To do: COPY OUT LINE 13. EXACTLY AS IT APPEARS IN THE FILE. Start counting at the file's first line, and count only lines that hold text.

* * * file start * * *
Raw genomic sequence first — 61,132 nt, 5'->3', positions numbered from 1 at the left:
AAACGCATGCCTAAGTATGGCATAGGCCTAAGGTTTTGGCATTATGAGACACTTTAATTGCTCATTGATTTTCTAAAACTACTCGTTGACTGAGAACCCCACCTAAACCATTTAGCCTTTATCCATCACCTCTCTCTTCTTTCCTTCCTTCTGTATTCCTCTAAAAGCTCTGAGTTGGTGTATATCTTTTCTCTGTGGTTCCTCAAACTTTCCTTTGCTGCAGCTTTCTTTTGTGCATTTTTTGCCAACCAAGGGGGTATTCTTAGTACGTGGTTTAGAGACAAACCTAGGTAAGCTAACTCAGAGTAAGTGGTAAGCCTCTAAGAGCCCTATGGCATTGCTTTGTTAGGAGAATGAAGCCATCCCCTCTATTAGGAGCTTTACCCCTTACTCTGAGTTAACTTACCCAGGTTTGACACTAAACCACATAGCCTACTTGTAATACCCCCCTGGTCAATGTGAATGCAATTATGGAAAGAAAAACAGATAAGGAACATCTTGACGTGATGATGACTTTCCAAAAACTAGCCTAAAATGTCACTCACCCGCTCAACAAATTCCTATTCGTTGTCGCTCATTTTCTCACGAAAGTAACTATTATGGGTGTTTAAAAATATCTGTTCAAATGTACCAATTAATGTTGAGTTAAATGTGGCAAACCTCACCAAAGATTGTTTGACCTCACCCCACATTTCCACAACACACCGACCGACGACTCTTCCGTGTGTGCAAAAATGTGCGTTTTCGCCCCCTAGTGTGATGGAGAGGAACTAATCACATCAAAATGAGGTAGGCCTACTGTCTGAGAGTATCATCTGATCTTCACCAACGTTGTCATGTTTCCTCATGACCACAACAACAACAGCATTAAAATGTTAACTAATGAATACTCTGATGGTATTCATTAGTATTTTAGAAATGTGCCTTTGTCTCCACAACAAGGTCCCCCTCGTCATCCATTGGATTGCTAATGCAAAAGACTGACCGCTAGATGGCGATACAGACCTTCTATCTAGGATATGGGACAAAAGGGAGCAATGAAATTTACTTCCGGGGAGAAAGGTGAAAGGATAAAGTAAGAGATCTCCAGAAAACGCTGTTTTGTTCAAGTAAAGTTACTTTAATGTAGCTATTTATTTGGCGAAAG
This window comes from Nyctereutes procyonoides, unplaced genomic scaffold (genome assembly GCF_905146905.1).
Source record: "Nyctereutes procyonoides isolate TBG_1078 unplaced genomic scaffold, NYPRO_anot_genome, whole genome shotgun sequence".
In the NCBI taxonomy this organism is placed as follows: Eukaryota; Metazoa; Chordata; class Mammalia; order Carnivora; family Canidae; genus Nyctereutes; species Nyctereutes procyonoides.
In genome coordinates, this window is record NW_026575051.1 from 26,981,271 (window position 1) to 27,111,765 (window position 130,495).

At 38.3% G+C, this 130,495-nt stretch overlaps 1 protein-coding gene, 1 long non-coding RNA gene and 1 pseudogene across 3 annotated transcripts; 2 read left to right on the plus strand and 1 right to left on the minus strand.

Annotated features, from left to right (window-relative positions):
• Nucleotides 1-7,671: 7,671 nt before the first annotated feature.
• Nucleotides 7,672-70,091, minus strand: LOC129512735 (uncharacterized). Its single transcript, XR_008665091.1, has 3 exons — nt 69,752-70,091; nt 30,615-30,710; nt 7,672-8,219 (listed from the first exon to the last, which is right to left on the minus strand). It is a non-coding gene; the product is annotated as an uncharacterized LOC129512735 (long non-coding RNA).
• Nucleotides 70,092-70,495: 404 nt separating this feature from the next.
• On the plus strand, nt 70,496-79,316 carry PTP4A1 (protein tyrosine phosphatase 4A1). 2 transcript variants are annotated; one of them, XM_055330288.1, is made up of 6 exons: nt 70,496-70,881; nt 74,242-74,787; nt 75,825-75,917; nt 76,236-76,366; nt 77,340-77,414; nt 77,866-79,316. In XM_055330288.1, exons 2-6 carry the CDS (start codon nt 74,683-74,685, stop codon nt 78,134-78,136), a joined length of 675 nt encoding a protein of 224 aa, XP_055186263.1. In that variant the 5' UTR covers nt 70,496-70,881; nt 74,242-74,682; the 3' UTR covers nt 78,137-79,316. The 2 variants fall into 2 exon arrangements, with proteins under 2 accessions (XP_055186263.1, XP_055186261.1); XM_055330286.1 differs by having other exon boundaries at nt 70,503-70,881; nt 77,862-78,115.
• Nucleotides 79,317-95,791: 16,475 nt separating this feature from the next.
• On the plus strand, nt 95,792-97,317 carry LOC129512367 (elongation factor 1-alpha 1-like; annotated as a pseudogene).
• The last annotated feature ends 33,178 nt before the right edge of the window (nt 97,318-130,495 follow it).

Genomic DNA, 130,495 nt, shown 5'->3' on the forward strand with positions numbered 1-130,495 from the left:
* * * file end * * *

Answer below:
• Nucleotides 79,317-95,791: 16,475 nt separating this feature from the next.